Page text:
But, as I said at the beginning, Franco Rendich is just as important (it seems incredible, given the circumstances). A brilliant conversationalist, beyond compare, who in a flash is capable of coming up with essential, yet tragic concepts (for the unenlightened humanity). He is able to reason using extensive, multifaceted, comprehensive wisdom that is, above all, easy to make practical. His offers sublime Criticism of practical reason, which often addresses with frightening clarity the irreconcilable conflict between men and women. For example, his theory of the quadrants heart-mind-sex-economy is priceless. According to Rendich, they are four separate entities that the woman remains subject to during her life. It would take up too much space to explain all of his theories, all characterized by passionate awareness and irony (and massive doses of irony). You can sit and listen to him for hours on end, and without fail, you feel more intelligent. Maybe not better (or worst), but always more intelligent.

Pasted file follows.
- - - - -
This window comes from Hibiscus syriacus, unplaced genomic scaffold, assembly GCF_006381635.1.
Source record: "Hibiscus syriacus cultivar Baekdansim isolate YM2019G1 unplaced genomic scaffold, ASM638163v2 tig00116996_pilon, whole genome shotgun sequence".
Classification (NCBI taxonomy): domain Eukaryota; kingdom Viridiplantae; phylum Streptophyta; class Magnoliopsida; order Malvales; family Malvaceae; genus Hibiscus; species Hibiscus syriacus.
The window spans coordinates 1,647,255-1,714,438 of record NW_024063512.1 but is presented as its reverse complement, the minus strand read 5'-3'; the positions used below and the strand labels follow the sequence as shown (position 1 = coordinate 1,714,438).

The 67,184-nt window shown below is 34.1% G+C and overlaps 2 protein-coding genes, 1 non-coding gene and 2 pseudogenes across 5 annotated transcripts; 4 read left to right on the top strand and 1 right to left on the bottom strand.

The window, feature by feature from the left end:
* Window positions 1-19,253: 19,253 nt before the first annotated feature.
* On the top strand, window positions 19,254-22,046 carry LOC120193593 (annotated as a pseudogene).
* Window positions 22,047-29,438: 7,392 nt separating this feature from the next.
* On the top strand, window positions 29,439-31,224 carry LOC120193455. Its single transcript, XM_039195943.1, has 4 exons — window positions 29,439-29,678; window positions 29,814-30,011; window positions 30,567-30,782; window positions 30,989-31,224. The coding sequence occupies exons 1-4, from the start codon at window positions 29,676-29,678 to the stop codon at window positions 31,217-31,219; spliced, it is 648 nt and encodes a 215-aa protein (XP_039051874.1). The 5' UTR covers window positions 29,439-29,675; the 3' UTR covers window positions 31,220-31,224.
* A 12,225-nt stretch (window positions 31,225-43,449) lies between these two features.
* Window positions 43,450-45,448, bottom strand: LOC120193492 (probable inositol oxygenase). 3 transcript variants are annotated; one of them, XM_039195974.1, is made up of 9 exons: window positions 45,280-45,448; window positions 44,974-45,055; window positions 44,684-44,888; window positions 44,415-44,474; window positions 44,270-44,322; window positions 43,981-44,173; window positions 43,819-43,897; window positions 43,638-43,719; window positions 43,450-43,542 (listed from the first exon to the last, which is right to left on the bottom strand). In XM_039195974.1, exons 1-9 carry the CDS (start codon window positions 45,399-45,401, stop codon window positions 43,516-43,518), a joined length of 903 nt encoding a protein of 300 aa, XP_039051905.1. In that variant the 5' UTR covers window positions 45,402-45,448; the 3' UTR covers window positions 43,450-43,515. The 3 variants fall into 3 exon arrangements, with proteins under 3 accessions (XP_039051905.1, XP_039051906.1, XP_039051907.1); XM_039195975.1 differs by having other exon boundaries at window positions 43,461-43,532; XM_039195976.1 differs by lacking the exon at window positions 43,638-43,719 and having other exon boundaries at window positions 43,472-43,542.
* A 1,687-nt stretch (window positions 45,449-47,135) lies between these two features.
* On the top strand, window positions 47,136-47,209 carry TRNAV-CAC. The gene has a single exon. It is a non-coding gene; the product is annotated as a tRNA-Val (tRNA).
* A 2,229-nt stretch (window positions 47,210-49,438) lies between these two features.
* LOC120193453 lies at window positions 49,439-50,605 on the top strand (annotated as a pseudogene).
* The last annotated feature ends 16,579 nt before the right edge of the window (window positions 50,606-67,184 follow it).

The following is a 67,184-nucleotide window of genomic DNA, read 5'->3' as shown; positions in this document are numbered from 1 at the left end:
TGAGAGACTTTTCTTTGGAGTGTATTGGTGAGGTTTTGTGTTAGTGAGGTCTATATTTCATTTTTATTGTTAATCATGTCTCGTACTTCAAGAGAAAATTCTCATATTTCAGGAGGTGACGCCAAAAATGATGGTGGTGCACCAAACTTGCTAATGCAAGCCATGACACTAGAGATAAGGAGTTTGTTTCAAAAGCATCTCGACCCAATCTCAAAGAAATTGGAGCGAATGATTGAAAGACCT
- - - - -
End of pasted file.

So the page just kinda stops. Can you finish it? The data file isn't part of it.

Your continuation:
27/01/2012 Filippo Maglione